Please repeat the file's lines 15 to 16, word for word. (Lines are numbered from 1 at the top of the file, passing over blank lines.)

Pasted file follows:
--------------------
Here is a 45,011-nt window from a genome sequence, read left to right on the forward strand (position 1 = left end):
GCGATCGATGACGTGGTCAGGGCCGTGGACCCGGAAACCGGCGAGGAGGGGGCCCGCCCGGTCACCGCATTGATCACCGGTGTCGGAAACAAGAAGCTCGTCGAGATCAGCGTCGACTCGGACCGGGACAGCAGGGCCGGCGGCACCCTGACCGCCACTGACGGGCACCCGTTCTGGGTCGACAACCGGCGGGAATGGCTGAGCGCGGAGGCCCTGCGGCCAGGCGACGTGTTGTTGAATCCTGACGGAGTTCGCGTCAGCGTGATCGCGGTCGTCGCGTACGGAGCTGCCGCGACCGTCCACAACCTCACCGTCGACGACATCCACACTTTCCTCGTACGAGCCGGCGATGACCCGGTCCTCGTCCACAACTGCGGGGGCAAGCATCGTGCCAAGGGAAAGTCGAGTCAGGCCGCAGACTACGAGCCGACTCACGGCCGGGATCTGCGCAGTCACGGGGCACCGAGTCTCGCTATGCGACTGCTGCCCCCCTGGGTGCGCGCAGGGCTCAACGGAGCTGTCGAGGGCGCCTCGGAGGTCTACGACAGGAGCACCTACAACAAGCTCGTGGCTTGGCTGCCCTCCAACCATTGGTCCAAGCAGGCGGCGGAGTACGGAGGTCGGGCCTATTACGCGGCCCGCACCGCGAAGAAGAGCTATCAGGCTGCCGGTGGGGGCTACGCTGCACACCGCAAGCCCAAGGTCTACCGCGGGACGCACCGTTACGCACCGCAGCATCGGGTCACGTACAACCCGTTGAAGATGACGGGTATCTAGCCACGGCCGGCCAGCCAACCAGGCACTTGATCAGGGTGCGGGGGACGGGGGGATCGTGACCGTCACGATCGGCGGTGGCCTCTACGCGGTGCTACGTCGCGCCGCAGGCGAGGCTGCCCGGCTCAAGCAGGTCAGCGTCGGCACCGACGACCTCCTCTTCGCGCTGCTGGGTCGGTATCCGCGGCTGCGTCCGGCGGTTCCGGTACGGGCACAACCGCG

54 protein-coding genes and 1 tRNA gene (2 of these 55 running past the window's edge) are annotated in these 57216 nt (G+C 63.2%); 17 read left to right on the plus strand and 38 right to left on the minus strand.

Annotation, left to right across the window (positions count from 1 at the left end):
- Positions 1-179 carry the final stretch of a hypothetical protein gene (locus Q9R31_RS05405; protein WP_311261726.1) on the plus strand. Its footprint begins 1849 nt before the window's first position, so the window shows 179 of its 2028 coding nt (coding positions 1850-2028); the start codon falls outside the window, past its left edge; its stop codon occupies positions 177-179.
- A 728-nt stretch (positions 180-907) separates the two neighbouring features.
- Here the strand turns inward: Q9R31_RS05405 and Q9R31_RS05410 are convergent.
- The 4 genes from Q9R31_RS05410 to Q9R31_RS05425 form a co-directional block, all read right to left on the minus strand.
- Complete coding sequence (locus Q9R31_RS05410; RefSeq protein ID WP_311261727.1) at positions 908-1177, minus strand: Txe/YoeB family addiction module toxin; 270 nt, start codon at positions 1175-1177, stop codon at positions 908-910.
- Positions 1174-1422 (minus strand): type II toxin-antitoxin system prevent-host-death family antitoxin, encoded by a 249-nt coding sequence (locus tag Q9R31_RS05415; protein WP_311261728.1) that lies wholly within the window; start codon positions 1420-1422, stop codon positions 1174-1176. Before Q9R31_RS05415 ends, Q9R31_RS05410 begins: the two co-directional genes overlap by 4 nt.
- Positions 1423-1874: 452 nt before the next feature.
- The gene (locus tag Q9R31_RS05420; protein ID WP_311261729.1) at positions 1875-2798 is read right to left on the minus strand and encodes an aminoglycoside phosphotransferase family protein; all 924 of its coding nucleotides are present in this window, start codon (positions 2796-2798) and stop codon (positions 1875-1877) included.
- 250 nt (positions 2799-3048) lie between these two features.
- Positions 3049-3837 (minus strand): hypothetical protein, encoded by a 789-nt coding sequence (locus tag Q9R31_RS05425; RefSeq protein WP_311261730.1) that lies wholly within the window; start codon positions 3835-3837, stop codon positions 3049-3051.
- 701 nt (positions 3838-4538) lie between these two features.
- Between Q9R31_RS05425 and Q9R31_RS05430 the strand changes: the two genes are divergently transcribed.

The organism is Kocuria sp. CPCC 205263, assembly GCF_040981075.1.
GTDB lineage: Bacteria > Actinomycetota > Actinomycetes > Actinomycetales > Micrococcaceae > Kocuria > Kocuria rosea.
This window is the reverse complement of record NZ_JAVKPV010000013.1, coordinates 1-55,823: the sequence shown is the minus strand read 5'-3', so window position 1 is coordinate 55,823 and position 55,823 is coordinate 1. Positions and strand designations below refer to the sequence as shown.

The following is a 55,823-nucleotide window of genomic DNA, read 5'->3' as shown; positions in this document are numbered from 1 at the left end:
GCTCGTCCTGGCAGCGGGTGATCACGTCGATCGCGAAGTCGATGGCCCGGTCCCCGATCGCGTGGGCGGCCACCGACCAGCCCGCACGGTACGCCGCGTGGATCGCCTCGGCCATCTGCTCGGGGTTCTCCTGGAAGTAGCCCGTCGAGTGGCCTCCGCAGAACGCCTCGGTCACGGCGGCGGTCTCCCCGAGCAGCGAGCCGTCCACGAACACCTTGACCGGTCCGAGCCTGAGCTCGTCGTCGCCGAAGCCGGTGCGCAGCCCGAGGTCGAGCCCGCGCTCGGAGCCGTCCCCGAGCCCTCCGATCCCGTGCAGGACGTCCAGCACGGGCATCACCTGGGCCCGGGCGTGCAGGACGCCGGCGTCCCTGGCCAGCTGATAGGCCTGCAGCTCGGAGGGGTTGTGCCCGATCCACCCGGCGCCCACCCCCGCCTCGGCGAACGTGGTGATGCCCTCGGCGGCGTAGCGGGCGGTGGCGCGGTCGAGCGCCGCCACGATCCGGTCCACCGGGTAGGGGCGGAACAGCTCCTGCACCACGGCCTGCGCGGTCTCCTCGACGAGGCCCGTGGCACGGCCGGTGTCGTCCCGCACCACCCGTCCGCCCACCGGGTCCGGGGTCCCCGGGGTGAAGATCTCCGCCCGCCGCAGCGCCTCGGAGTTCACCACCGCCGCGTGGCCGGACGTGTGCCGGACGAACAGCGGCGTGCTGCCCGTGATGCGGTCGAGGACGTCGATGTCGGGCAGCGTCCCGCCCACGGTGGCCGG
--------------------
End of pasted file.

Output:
- 701 nt (positions 3838-4538) lie between these two features.
- Between Q9R31_RS05425 and Q9R31_RS05430 the strand changes: the two genes are divergently transcribed.